H.O.T., one of the forerunners Hallyu, held a concert in Beijing in 2000, which led the way for other Idol groups to advance into the Chinese and Southeast Asian markets. However, this didn’t mean that a mutual exchange of culture was possible. Agencies only cared about sending their artists abroad. However, they figured out in the 2000s that Hallyu couldn’t be consolidated without cooperating with foreign countries and markets.
  The concept of nationality shifted as BoA gained success through entering the Japanese market while collaborating with Japanese agency Avex for marketing and promotion. According to Japanese critics, the Japanese audience saw BoA as a Japanese artist rather than a Korean one, which ultimately made way for her success. Even though the meaning of nationality didn’t die out, it was apparent that it weakened considerably in BoA’s case.


(Left) H.O.T’s concert in Beijing marked a milestone in the growth of Hallyu - Source: Beakers Blog
(Right) BoA as a cover model for a Japanese Magazine - Source: Blog “Catwalking”

  BoA’s success led Korean agencies to an interactive approach, where they tried to form a partnership with a targeted country through making a multinational group that included local members as well as Koreans. For instance, 2PM, one of the most admired groups in Southeast Asia, has NichKhun, an American born in Thailand, among its seven members. It is difficult to deny the fact that ‘a Thai Hero NichKhun, helped 2PM to become one of the most popular artist groups in Southeast Asia while their career in Korea didn’t exactly flourish. Lisa, a member of YG’s ambitious new project “Blackpink,” is also from Thailand.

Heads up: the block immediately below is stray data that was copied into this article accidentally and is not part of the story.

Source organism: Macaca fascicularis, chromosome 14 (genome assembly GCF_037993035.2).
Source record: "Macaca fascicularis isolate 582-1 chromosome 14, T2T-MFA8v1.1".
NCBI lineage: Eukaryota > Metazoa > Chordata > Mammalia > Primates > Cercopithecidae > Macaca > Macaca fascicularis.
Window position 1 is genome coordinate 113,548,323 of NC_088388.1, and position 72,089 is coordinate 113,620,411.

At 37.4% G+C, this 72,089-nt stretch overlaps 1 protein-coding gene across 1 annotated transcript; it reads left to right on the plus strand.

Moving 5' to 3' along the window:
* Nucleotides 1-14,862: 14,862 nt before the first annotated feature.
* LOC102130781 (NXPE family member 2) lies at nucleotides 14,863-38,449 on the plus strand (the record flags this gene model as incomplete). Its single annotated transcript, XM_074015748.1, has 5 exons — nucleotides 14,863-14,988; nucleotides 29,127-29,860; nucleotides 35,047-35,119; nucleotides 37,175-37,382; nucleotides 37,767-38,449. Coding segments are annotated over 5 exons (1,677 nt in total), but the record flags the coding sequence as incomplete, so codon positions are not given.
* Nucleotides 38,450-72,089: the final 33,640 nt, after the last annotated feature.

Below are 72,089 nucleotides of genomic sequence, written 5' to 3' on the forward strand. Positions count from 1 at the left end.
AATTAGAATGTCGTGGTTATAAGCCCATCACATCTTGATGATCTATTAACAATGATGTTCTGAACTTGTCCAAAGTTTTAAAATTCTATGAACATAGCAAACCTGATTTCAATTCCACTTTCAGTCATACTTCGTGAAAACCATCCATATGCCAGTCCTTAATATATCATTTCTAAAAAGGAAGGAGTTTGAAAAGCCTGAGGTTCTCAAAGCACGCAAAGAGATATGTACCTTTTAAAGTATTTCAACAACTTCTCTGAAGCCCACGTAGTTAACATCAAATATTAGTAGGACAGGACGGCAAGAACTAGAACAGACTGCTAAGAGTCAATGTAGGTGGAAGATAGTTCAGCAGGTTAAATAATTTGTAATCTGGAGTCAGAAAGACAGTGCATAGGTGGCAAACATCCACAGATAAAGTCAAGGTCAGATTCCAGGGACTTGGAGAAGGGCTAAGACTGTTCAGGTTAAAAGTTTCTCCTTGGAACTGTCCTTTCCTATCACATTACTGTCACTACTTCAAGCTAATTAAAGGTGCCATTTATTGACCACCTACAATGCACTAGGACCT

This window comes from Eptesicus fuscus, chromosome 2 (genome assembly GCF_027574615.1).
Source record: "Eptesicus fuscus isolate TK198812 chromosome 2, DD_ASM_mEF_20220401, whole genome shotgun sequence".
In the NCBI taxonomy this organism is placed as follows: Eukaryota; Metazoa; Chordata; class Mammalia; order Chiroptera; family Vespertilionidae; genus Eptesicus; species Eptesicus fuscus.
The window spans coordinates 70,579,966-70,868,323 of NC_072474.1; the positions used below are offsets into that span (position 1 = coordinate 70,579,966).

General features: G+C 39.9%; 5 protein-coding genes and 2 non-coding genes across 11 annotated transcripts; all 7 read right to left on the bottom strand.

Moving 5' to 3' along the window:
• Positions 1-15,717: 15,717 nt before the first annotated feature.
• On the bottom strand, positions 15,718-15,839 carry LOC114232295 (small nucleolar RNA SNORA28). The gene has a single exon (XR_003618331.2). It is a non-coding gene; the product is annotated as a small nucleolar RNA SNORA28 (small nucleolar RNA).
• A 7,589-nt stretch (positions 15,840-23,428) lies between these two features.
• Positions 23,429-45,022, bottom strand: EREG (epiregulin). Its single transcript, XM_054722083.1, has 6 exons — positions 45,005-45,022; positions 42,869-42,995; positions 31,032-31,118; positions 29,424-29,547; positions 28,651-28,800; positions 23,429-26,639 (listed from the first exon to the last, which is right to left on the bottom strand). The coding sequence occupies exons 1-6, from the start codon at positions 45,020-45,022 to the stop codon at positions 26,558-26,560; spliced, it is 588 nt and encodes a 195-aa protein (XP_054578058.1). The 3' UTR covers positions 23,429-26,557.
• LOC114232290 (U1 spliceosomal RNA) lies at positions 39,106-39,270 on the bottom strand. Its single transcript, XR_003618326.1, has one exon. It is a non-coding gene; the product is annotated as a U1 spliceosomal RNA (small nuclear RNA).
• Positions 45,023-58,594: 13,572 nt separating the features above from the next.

Many other groups followed 2PM’s way of including foreign K-Pop aspirants to their group. Suzy’s agency JYP has Chinese member Fei in miss A, and Jia was also in the team through a JYP audition in its school in Beijing before her contract ended. Likewise, Korean agencies have been selecting foreign participants through official scouting of foreign talent for a few years.
  SM entertainment’s F(x) started as a multinational group with two foreigners, Victoria from Qingdao in China and Amber, an American born in Taiwan. Another member Krystal and her older sister Jessica from SNSD are Korean-Americans. Jackson of GOT7, Cao Lu of Fiestar, and Zhou Jieqiong from I.O.I, a group formed through reality show ‘Produce 101’ are all Chinese. Cosmic Girls, a girl group composed of 13 members include 3 Chinese members: Cheng Xiao, Mei Qi, and Xuan Yi.


Thailand’s special edition of 2PM’s album in 2009


Poster of GOT7’s American Tour concert - Source: GOT7’s official Facebook Page

SM has aimed at China as its ultimate target for K-Pop, and came up with TVXQ, a name familiar to the Chinese. In 2010, their team EXO, currently one of the most famous idol groups, was composed of two teams, EXO-K and EXO-M (M stands for Mandarin, which shows their aim), and SM filled the latter group with four Chinese. Although three out of four members, Kris, Luhan, and Tao were swept away due to maneuvering of a Chinese agency, their existence has played a key role in making EXO one of the most popular groups among Chinese teenagers in a short period of time.